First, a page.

Birmingham’s bid for the 2022 Commonwealth Games has received the backing of Members of Parliament (MPs) from across the whole West Midlands region.
A letter signed by MPs from Herefordshire, Shropshire, Staffordshire, Warwickshire and Worcestershire has been sent to the bid's leaders as well as West Midlands Mayor Andy Street and Birmingham City Council leader Ian Ward.
Earlier this month, it was confirmed members of the United Kingdom Parliament would be given until October 31 to raise any objections to the decision to put Birmingham forward as a candidate for the Games in five years’ time.
The English city is currently the sole bidder for the event, but the Commonwealth Games Federation (CGF) decided to extend the deadline for cities interested in bidding until November 30.
It followed the organisation deeming Birmingham's bid as "not fully compliant", leading to the process being reopened to candidates.
Birmingham's bid was backed last month by the United Kingdom Government, who confirmed they would help provide funding if they are awarded the Games as a replacement for South African city Durban, stripped of the event in March after failing to meet a series of financial deadlines.
The letter signed by MPs, which was organised by Meriden MP Dame Caroline Spelman, reads: "We, the undersigned MPs for the West Midlands region, write in support of the bid to host the Commonwealth Games in 2022 in Birmingham and the surrounding region.
"This bid has the full support of the UK Government including a financial contribution.
"Our local authorities through the West Midlands Combined Authority have also offered their financial support.
"Given that the preparation period for these Games has been shortened by the decision of Durban to pull out of hosting them, we urge the Commonwealth Games Federation to make a rapid decision so that everyone involved can crack on and make sure the 2022 Games are a great success."
Responding to the letter on Twitter, Street wrote: "Great to see such cross-regional and cross-party support for the @birminghamcg22 bid."
He then added: "Having such support from across the political divide and right around the West Midlands is a powerful message for the @birminghamcg22."
Dame Caroline told the Birmingham Post that "time is now of the essence" with the preparation period for the Games having been "truncated" by Durban.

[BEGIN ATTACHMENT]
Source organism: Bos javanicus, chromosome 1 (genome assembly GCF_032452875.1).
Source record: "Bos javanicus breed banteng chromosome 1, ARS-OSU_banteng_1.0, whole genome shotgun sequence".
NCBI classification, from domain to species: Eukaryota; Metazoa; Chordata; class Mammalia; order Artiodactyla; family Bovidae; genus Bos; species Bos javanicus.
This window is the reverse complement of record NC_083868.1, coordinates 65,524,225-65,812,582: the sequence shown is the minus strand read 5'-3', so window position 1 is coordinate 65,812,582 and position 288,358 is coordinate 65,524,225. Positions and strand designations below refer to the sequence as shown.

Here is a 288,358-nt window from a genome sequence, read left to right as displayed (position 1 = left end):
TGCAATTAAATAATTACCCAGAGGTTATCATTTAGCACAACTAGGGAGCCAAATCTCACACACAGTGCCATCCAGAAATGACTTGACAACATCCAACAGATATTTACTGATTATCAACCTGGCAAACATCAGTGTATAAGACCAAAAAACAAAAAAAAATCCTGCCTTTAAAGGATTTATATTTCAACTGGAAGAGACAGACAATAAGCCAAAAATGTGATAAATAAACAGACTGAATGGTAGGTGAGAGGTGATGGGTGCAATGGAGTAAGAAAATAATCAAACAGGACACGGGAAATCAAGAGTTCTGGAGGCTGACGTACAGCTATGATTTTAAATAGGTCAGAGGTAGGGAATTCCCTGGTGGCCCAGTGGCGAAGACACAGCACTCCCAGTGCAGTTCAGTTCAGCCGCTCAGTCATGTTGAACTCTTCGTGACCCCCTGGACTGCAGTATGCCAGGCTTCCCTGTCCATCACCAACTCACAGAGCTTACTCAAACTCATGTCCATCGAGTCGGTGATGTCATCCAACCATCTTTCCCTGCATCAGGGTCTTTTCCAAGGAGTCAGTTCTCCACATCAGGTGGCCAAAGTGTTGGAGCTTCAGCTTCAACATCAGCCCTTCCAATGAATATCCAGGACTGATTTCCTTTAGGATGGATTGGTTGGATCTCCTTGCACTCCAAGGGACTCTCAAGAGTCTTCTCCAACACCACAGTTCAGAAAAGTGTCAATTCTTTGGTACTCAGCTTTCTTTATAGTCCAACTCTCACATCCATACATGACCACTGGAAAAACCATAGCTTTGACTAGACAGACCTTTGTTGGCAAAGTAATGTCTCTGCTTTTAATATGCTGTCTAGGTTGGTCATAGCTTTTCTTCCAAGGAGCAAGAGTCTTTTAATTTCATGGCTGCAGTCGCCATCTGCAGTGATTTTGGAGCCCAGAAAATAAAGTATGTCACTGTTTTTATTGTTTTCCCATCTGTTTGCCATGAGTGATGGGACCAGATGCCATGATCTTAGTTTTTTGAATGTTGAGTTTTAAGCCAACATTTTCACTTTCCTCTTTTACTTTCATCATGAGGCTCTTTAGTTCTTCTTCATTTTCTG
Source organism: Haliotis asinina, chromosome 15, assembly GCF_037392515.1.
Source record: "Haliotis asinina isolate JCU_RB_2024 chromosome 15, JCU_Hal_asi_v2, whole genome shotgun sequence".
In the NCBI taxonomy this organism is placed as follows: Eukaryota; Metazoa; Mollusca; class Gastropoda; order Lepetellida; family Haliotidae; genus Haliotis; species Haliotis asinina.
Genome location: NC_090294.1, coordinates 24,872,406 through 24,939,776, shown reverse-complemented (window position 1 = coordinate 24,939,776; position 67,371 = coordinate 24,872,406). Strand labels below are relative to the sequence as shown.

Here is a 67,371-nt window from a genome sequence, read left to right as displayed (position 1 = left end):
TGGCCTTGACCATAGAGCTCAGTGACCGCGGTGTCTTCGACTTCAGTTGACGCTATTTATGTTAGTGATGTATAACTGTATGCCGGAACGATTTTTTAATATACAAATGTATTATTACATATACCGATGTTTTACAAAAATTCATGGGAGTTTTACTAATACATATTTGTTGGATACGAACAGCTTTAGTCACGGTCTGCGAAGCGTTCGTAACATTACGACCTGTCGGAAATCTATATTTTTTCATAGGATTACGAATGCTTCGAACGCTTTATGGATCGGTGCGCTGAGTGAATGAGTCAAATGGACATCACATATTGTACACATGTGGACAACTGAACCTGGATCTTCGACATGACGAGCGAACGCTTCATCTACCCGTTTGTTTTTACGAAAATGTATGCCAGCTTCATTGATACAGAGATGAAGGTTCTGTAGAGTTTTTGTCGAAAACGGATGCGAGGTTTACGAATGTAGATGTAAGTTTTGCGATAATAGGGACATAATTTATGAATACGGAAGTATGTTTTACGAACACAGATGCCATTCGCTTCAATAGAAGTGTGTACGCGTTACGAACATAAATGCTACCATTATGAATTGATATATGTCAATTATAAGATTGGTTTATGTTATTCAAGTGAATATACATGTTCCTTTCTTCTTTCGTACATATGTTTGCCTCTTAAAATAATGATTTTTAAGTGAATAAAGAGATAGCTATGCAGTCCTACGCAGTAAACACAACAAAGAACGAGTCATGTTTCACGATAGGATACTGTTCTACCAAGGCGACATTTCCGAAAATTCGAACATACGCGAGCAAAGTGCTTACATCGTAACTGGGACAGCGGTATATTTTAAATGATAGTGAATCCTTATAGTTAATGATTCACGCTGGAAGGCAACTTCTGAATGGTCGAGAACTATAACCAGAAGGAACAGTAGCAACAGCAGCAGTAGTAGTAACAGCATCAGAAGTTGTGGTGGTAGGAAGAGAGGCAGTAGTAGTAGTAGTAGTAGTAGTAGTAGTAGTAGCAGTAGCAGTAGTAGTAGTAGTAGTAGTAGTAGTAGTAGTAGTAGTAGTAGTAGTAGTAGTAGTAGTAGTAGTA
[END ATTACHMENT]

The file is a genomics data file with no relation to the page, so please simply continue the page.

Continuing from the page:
"The CGF should get on and decide so that Birmingham can crack on with preparing the facilities region so to leave lasting and beneficial legacy," she added.
The Department for Digital, Culture, Media and Sport pledged, prior to the initial September 30 deadline, that they would provide most of the funding, expected to be up to £750 million ($982 million/€844 million), for Birmingham to host the 2022 Commonwealth Games.
Birmingham City Council would provide 25 per cent of the total cost of staging the Games.
Members of Parliament and the House of Lords will be able to submit any objections to the Government's support of the Games by October 31.
The objections would then be examined, but the Government could proceed with their backing of the bid regardless of any opposition.
Malaysia's Youth and Sports Minister Khairy Jamaluddin revealed last week that Kuala Lumpur may launch a late bid for the 2022 Commonwealth Games.
The country had investigated putting themselves forward, but did not submit a bid by the September 30 deadline.
But with the CGF deciding to extend the deadline, Khairy has promised to review the decision and discuss the situation with Malaysian Prime Minister Datuk Seri Najib Tun Razak.
Kuala Lumpur hosted a successful Commonwealth Games in 1998 and there is renewed enthusiasm for staging major events following the success of the Southeast Asian Games in the Malaysian capital earlier this year.
Victoria in Canada are also trying to resurrect a bid following the extension of the deadline but still lack support from either the British Columbia Government or the Federal Government in Ottawa.
Talks, meanwhile, are continuing between the CGF and the United Kingdom Government.
Among the issues to be discussed are the conditions attached to the Government guarantees.
Another key factor is that the CGF want reassurances that Birmingham City Council has secured the land in Perry Barr, close to Alexander Stadium, for the proposed Athletes' Village.